Outdoors

Wind, rain no joke for anglers out for April 1 fishing opener


Dry Falls, near Grand Coulee and Sun Lakes State Park in central Washington state, once was cascading with water that helped carve out  parts of the  state thousands of years ago. 
 (Associated Press / The Spokesman-Review)
Dry Falls, near Grand Coulee and Sun Lakes State Park in central Washington state, once was cascading with water that helped carve out parts of the state thousands of years ago. (Associated Press / The Spokesman-Review)

FISHING – The April 1 fishing season opener at many lakes in the Columbia Basin indicates that anglers are still paying a price for the long, cold, wet spring of 2011.

That’s not to say this year has been much better, so far.

The number of anglers out for the opener was down throughout the Basin, with NO anglers observed at the Pillar-Wideon chain of lakes near Potholes Reservoir.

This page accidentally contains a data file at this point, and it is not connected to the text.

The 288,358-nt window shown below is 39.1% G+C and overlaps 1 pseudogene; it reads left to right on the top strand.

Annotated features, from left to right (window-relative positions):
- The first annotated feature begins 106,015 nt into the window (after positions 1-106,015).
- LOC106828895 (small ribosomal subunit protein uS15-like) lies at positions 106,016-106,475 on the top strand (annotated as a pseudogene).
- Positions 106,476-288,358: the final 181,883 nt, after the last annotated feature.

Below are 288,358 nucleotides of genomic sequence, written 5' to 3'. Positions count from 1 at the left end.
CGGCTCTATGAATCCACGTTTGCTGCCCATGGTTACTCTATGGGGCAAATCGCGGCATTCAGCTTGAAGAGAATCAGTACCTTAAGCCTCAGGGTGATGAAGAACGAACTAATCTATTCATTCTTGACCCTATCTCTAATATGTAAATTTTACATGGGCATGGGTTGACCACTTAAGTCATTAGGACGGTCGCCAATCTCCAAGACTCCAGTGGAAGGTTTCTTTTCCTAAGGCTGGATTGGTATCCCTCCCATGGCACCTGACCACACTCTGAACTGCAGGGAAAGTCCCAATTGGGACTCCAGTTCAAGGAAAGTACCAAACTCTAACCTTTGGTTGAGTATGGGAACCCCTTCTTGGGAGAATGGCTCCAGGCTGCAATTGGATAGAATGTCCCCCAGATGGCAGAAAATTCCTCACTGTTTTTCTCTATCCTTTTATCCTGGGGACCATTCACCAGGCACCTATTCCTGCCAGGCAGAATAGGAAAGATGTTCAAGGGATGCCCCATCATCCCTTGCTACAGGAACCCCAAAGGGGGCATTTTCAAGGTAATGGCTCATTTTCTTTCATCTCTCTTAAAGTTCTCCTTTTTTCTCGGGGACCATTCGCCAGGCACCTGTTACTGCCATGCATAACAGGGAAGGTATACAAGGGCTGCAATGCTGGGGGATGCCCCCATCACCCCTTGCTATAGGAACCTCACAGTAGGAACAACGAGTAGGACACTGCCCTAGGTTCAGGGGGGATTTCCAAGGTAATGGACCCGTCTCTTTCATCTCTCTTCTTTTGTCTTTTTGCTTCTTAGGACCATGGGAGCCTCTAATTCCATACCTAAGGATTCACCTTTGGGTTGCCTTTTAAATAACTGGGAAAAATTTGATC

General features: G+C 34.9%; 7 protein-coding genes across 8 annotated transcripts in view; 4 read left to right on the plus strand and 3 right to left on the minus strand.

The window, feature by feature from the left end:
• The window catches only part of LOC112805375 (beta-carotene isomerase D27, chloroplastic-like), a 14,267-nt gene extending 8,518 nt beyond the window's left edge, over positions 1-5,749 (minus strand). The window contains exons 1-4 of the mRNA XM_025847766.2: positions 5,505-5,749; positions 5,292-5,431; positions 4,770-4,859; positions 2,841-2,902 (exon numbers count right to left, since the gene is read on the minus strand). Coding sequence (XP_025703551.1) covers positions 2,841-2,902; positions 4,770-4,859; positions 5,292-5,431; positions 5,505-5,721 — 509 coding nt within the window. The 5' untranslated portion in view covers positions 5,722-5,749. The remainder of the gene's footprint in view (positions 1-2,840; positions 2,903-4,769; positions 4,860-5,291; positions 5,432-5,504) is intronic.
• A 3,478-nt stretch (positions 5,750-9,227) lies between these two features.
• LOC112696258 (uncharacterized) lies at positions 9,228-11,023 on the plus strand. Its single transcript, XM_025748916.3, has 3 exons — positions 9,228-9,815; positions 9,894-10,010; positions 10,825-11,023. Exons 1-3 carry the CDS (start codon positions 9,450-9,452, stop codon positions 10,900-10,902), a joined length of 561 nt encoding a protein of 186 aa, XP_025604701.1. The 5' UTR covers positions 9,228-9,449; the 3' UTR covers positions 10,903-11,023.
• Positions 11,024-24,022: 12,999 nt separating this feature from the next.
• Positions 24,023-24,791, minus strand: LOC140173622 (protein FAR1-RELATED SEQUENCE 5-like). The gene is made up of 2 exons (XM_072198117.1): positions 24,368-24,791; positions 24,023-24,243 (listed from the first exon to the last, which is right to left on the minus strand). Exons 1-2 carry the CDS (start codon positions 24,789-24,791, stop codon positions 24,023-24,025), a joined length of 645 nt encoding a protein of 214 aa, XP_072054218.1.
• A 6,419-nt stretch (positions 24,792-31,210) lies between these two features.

March 1 was the opener for most selective fishery waters in Eastern Washington. Most Spokane area lowland trout production lakes open for fishing on April 28.

At Dry Falls Lake, a spring favorite for fly fishermen, rain followed by high winds kept all by the most dedicated opening day anglers off the water.

Those who persisisted for three-five hours caught and released an average of five fish, said Chad Jackson, Washington Department of Fish and Wildlife District biologist.  Trout size ranged from 10-20 inches.

Yearling trout, however, showed signs of last year’s shorter growing season, Jackson said.

”Yearlings should easily; be 12-14 inches by the opener instead of 10-12 inches,” he said.  ” Smaller yearling trout size has been observed in other lakes in the Basin this year.  Over the next couple months these trout should grow to a nicer size.”




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Rich Landers

Rich Landers’ Outdoors blog


Rich Landers writes and photographs stories for a wide range of outdoors coverage, including a Sunday feature section and a Thursday column. He also writes the Outdoors Blog.


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